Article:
However disturbing Kaplan’s revelations about the Cold War might be, the horrors are blunted by the simple fact of belonging to the past. The most chilling chapter of this book concerns President Donald Trump. When he was briefed on the success of reducing the size of the U.S. nuclear arsenal in recent decades, he demanded to know why he couldn’t have more nuclear weapons ... At times, The Bomb is as tiring as it is terrifying. Kaplan is a talented writer and historian, but his subject is one that at times defies comprehension. Numbers...are so large as to be meaningless. And even a careful reader is likely to get lost in the various acronyms and terms used by generals and military analysts ... Kaplan packs a lot of information – too much, at times – into The Bomb. But his salient point is all too clear. It’s been almost 75 years since Hiroshima, and humanity has managed to avoid destroying itself. It could still happen.
Kaplan, a US foreign affairs journalist, is a maverick sniping at the flanks of the US politico-military establishment ... The Bomb brings the story up to date. Now that so much information is available, it is not for the most part a new story, but he tells it well. And some things are unchanged ... The 'mutual' in MAD means that Russian perceptions are as important as US ones. Kaplan devotes too little attention to them ... Just keeping our fingers crossed is not much comfort. But that, plus whatever shrewdness we can muster, may be the best we can do.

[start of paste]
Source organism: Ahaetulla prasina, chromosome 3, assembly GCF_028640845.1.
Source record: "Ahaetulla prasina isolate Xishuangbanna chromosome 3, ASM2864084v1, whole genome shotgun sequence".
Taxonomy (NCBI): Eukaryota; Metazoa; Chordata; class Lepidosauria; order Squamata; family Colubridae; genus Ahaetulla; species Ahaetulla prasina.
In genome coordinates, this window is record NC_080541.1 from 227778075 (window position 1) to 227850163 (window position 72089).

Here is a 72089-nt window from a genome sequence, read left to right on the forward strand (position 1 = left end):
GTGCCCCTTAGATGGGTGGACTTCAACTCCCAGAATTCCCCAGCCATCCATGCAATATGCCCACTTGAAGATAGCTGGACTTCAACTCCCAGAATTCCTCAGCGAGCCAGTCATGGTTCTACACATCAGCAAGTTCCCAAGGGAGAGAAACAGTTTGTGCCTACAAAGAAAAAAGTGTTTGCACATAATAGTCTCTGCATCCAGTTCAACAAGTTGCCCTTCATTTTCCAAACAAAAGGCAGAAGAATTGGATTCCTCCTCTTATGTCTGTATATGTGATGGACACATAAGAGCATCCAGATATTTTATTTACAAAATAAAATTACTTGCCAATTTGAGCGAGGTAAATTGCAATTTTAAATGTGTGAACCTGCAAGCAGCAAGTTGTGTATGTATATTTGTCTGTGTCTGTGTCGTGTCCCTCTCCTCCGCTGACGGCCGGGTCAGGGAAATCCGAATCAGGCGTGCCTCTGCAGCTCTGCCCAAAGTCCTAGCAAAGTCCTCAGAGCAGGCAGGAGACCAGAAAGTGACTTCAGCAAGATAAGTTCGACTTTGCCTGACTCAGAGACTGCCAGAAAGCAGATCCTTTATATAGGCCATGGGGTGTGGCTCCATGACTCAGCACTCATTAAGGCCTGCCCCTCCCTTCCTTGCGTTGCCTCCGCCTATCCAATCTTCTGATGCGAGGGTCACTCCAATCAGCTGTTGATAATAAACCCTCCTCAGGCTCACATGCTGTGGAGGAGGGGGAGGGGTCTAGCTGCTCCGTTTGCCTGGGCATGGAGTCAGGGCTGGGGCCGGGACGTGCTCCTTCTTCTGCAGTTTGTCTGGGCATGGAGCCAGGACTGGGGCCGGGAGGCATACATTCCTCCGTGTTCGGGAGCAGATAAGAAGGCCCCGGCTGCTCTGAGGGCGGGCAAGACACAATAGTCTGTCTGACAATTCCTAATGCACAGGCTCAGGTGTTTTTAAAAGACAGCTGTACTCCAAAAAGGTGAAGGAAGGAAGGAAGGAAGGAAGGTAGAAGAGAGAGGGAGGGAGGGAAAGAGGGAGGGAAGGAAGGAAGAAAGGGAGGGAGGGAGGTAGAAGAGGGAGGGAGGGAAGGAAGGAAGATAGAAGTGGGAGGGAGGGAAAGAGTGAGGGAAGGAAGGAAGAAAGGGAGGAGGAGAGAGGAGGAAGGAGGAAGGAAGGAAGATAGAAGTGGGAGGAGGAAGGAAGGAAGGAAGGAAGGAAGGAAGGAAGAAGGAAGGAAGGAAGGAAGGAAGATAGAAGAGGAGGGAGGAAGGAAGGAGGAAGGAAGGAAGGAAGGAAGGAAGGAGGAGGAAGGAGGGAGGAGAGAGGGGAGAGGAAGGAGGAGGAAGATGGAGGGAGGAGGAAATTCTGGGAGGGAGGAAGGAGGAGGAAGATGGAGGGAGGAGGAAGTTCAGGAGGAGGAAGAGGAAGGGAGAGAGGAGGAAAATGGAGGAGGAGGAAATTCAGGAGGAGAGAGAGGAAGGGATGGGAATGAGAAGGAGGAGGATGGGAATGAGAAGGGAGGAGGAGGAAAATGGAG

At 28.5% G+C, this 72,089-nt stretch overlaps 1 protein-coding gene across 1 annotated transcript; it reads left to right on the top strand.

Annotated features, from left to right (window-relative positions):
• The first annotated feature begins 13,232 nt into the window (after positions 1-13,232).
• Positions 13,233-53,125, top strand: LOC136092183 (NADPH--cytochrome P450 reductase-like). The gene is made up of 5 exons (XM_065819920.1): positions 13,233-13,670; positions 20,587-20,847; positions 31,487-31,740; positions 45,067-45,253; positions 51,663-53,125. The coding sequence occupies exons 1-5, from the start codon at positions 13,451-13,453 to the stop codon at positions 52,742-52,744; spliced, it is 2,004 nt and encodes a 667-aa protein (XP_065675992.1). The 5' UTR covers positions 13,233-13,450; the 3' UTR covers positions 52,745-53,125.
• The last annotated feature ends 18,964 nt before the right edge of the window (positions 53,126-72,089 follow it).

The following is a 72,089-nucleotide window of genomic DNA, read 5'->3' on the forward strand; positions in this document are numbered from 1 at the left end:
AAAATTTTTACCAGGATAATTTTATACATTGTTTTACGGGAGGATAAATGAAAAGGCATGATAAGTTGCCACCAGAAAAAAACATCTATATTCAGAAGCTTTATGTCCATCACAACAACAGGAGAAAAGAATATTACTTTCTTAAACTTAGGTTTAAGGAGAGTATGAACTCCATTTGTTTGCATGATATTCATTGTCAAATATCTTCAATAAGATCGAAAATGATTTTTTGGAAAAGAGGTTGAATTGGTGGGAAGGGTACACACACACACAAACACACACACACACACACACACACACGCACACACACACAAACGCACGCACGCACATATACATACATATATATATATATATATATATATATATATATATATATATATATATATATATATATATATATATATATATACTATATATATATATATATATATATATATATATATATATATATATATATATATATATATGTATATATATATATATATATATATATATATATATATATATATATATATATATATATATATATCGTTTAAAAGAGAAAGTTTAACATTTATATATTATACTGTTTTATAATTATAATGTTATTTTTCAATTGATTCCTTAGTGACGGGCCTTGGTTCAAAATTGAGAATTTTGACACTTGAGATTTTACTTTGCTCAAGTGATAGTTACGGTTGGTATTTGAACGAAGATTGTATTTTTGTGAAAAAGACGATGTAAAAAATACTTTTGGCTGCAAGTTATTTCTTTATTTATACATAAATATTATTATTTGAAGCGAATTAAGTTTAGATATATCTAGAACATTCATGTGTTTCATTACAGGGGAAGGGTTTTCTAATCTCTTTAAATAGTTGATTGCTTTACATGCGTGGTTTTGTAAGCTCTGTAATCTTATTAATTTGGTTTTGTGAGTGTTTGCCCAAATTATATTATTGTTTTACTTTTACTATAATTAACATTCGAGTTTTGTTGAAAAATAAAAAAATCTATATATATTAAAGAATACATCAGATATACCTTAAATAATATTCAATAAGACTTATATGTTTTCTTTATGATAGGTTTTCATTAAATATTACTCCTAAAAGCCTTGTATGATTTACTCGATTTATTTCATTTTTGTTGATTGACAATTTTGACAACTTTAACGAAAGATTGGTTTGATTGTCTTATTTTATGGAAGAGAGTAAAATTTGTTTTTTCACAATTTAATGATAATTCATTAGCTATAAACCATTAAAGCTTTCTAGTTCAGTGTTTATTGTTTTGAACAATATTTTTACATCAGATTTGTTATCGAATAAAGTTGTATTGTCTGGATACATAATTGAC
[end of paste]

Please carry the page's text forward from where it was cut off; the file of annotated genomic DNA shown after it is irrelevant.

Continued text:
This an authoritative and highly readable history of the Damocles Sword that has hung over humanity for some 70 years and shows no signs of being sheathed or turned into plowshares ... Kaplan’s book is nothing if not alarming. The plans concocted in Washington and probably in Moscow often verged on madness—complete neglect of morality as well as practicality ... The Bomb excels at conveying the thinking of America’s strategic planners since 1945, but it lacks perspective on the processes of action and reaction—how the United States and its rivals interacted to fuel the arms race and its dangers.
This balanced recounting of American nuclear strategizing, by the knowledgable author of The Wizards of Armageddon (1983), is chillingly matter-of-fact in its recounting of political leaders discussing millions of deaths, destruction of cities, and, frankly, the unthinkable ... A frightening but necessary treatment of nuclear policy
... a taut, detailed history ... Readers will find much to like (or dislike) in Kaplan’s analysis and characterizations of key American decision-makers, notably generals, defense personnel, and presidents ... Kaplan’s work is supported by a variety of government documents and research interviews, and while this is a strength of the work, Kaplan has a tendency to recite some documents, when summarizing might suffice ... Overall, a well-written and compulsively readable account that will keep military history and Cold War buffs up past their bedtime.
The book is rich in detail, perhaps too much so — accounts of conversations decades ago occasionally bog down a meticulous and frightening rendering of how the United States and Russia remain on alert to launch enough nuclear weapons to make global warming seem like a minor annoyance.
... a detailed, incisive picture of how U.S. presidents have thought about their most troubling responsibility ... A well-written, exhaustively researched history of American leaders’ efforts to manage their nuclear arsenal.
... frequently terrifying ... Kaplan synthesizes a wealth of material into lucid, easy-to-follow anecdotes that reveal the complex nature of planning for nuclear war. Readers with the stomach for pondering Armageddon will find this well-written history to be full of insights.